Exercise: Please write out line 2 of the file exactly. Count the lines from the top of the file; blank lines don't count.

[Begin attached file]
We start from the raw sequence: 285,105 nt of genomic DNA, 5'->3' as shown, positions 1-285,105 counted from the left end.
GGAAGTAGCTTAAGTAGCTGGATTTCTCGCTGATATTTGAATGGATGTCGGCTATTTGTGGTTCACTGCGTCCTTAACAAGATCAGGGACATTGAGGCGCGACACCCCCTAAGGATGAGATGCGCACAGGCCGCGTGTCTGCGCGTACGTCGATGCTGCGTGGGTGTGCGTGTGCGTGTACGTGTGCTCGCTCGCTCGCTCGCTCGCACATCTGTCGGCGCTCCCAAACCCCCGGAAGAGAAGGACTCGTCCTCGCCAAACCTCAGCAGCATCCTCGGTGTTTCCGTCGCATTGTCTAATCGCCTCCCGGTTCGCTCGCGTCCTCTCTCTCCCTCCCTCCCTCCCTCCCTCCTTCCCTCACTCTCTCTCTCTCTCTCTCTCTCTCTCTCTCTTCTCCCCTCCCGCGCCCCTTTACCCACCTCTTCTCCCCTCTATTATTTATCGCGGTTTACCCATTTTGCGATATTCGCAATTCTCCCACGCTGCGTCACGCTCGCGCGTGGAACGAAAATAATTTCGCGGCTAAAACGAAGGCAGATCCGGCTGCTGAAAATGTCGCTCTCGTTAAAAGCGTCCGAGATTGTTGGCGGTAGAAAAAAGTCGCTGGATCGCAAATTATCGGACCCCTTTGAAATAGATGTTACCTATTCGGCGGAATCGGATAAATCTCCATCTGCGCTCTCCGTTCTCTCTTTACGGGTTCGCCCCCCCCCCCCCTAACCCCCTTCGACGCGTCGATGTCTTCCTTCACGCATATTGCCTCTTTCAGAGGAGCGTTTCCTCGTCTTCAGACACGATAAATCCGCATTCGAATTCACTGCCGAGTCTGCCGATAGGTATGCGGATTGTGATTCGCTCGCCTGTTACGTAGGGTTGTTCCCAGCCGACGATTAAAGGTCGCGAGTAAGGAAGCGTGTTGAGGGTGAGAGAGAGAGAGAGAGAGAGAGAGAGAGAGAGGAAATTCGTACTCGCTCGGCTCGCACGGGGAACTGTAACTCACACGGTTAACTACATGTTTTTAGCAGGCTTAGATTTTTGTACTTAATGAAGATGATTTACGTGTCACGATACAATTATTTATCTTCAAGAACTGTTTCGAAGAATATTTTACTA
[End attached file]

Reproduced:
GGAAGTAGCTTAAGTAGCTGGATTTCTCGCTGATATTTGAATGGATGTCGGCTATTTGTGGTTCACTGCGTCCTTAACAAGATCAGGGACATTGAGGCGCGACACCCCCTAAGGATGAGATGCGCACAGGCCGCGTGTCTGCGCGTACGTCGATGCTGCGTGGGTGTGCGTGTGCGTGTACGTGTGCTCGCTCGCTCGCTCGCTCGCACATCTGTCGGCGCTCCCAAACCCCCGGAAGAGAAGGACTCGTCCTCGCCAAACCTCAGCAGCATCCTCGGTGTTTCCGTCGCATTGTCTAATCGCCTCCCGGTTCGCTCGCGTCCTCTCTCTCCCTCCCTCCCTCCCTCCCTCCTTCCCTCACTCTCTCTCTCTCTCTCTCTCTCTCTCTCTCTTCTCCCCTCCCGCGCCCCTTTACCCACCTCTTCTCCCCTCTATTATTTATCGCGGTTTACCCATTTTGCGATATTCGCAATTCTCCCACGCTGCGTCACGCTCGCGCGTGGAACGAAAATAATTTCGCGGCTAAAACGAAGGCAGATCCGGCTGCTGAAAATGTCGCTCTCGTTAAAAGCGTCCGAGATTGTTGGCGGTAGAAAAAAGTCGCTGGATCGCAAATTATCGGACCCCTTTGAAATAGATGTTACCTATTCGGCGGAATCGGATAAATCTCCATCTGCGCTCTCCGTTCTCTCTTTACGGGTTCGCCCCCCCCCCCCCTAACCCCCTTCGACGCGTCGATGTCTTCCTTCACGCATATTGCCTCTTTCAGAGGAGCGTTTCCTCGTCTTCAGACACGATAAATCCGCATTCGAATTCACTGCCGAGTCTGCCGATAGGTATGCGGATTGTGATTCGCTCGCCTGTTACGTAGGGTTGTTCCCAGCCGACGATTAAAGGTCGCGAGTAAGGAAGCGTGTTGAGGGTGAGAGAGAGAGAGAGAGAGAGAGAGAGAGAGAGGAAATTCGTACTCGCTCGGCTCGCACGGGGAACTGTAACTCACACGGTTAACTACATGTTTTTAGCAGGCTTAGATTTTTGTACTTAATGAAGATGATTTACGTGTCACGATACAATTATTTATCTTCAAGAACTGTTTCGAAGAATATTTTACTA